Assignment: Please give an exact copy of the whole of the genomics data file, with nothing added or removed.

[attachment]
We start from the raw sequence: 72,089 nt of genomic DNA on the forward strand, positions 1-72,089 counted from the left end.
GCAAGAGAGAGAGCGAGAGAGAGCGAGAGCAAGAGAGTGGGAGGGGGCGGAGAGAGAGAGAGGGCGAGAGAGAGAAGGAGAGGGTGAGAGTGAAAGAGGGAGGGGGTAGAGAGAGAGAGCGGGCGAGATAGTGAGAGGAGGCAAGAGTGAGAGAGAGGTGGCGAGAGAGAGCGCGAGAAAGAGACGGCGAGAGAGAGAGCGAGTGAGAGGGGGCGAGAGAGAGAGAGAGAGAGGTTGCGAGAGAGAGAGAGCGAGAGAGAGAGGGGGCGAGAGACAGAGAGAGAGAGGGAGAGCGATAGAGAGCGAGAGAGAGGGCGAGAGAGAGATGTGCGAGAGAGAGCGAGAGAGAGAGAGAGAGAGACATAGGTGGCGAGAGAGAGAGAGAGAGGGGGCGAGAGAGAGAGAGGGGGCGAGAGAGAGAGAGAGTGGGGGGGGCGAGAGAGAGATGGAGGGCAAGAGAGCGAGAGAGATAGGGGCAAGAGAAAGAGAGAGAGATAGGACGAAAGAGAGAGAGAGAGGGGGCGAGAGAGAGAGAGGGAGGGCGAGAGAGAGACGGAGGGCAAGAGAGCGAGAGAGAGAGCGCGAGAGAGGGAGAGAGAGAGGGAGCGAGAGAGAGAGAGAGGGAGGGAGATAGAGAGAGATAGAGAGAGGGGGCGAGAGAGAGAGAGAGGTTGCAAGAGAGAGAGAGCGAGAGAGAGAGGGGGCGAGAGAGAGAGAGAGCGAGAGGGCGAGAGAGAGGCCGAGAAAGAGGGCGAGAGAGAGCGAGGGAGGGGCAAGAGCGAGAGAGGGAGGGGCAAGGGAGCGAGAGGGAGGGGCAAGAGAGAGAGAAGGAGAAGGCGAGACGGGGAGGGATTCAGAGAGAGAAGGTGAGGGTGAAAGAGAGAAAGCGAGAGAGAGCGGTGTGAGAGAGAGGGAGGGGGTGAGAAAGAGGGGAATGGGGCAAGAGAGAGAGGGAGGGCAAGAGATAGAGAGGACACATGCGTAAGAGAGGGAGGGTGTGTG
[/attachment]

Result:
We start from the raw sequence: 72,089 nt of genomic DNA on the forward strand, positions 1-72,089 counted from the left end.
GCAAGAGAGAGAGCGAGAGAGAGCGAGAGCAAGAGAGTGGGAGGGGGCGGAGAGAGAGAGAGGGCGAGAGAGAGAAGGAGAGGGTGAGAGTGAAAGAGGGAGGGGGTAGAGAGAGAGAGCGGGCGAGATAGTGAGAGGAGGCAAGAGTGAGAGAGAGGTGGCGAGAGAGAGCGCGAGAAAGAGACGGCGAGAGAGAGAGCGAGTGAGAGGGGGCGAGAGAGAGAGAGAGAGAGGTTGCGAGAGAGAGAGAGCGAGAGAGAGAGGGGGCGAGAGACAGAGAGAGAGAGGGAGAGCGATAGAGAGCGAGAGAGAGGGCGAGAGAGAGATGTGCGAGAGAGAGCGAGAGAGAGAGAGAGAGAGACATAGGTGGCGAGAGAGAGAGAGAGAGGGGGCGAGAGAGAGAGAGGGGGCGAGAGAGAGAGAGAGTGGGGGGGGCGAGAGAGAGATGGAGGGCAAGAGAGCGAGAGAGATAGGGGCAAGAGAAAGAGAGAGAGATAGGACGAAAGAGAGAGAGAGAGGGGGCGAGAGAGAGAGAGGGAGGGCGAGAGAGAGACGGAGGGCAAGAGAGCGAGAGAGAGAGCGCGAGAGAGGGAGAGAGAGAGGGAGCGAGAGAGAGAGAGAGGGAGGGAGATAGAGAGAGATAGAGAGAGGGGGCGAGAGAGAGAGAGAGGTTGCAAGAGAGAGAGAGCGAGAGAGAGAGGGGGCGAGAGAGAGAGAGAGCGAGAGGGCGAGAGAGAGGCCGAGAAAGAGGGCGAGAGAGAGCGAGGGAGGGGCAAGAGCGAGAGAGGGAGGGGCAAGGGAGCGAGAGGGAGGGGCAAGAGAGAGAGAAGGAGAAGGCGAGACGGGGAGGGATTCAGAGAGAGAAGGTGAGGGTGAAAGAGAGAAAGCGAGAGAGAGCGGTGTGAGAGAGAGGGAGGGGGTGAGAAAGAGGGGAATGGGGCAAGAGAGAGAGGGAGGGCAAGAGATAGAGAGGACACATGCGTAAGAGAGGGAGGGTGTGTG